How did you first become interested in engineering?
I’ve always enjoyed building things, creating plans and designing something new. I grew up doing a lot of mechanical work and other hands-on activities, such as woodworking, metalworking, and automotive work.
As early as elementary school I remember designing things and building them out of wood. I had a box where I kept all of my plans and templates and paper drawings of what I created. That was my database. It housed all the designs that I had completed and all of the notes I took when manufacturing them. But, of course, I was just a little kid and didn’t really know I was drafting prototypes or managing a database. I was just playing around and exercising my creativity.
I began welding in middle school, and soon I was making all kinds of creations, using old bicycle parts to make weird-shaped vehicles. I don’t think that it came as a surprise to anybody when I decided I wanted to become an engineer.
Why did you choose to focus on electrical engineering, rather than another discipline?
Initially, when I went to college, I planned to focus on mechanical engineering because that’s what I was familiar with. But, at Clemson, students don’t declare their specific engineering majors — mechanical, biological, chemical, etc. — until sophomore year. So, in my first year I got exposed to electrical engineering. I think it is a good case example of why you shouldn’t always stick to what you’re familiar with.
Learning electronics was really new and exciting for me, and I immediately saw the utility of it all. It was really rewarding to code a program to recognize objects in an image or to design hardware to make a light blink. Having that feedback loop, that tangible thing to see or hold as a result of your work, really resonated with me because I’m such a hands-on person. I derive a strong sense of accomplishment when I get a new design working.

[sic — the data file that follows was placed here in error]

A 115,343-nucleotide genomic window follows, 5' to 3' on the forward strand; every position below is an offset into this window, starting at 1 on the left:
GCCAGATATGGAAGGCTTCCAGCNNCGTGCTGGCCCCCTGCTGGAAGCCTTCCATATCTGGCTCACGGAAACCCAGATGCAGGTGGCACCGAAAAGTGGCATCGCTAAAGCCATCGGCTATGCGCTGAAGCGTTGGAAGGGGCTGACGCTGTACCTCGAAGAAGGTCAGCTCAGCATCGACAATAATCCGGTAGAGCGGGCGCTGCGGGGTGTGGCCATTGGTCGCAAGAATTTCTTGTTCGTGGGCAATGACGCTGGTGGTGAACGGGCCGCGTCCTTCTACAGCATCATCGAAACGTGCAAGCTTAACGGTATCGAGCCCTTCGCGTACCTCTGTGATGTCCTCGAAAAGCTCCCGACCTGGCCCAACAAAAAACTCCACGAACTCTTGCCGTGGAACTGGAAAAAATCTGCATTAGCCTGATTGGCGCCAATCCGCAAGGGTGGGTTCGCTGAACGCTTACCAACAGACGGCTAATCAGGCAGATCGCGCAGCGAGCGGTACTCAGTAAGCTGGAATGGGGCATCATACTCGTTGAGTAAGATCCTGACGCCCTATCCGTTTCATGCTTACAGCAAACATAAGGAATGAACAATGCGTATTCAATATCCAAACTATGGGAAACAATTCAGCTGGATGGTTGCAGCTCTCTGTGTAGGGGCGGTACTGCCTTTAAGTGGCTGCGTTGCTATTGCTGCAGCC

What else about electrical engineering drew you in?
One thing that really attracted me to electrical engineering from the outset is that every new design is fresh. Once you design a circuit board, you won’t ever design that circuit board again. It already exists.
And so everything you do has a “new” element to it. Each project will have new requirements, features, and so forth. You’ll always start from the same basic principles but, even if you’re using all the same sub-circuits, the pieces will fit together differently. You carry on a lot of knowledge in terms of what has worked in the past but, in general, every time you start a new design it’s like you’re building a new product.
That’s especially true about my work at Shield AI. Every single project I do is new and different and has new requirements. That’s what makes it exciting.
Before you joined Shield AI you were involved in several interesting research projects — designing circuits to wirelessly control the locomotion of insects and a noninvasive human brain stimulator for neuroscience research. Can you tell us about what interested you in these subjects?
One unifying element that I found particularly compelling about all of my projects in grad school was how electricity naturally presents itself and is used in nature. It’s pretty interesting to consider electricity in nature; people typically think of electricity as this technology that humans invented to power their lights, but it’s not at all. It’s something that’s already present in nature.
For instance, a cockroach’s antennae are essentially transducers that convert mechanical movement into electrical signals. During grad school, I worked on a short-term interdisciplinary project with the entomology department assisting with research in characterizing the chemical response of insect antennae. We were researching how to control the movement of the cockroach by spoofing the mechanical input of the insect’s antenna with an electrical signal.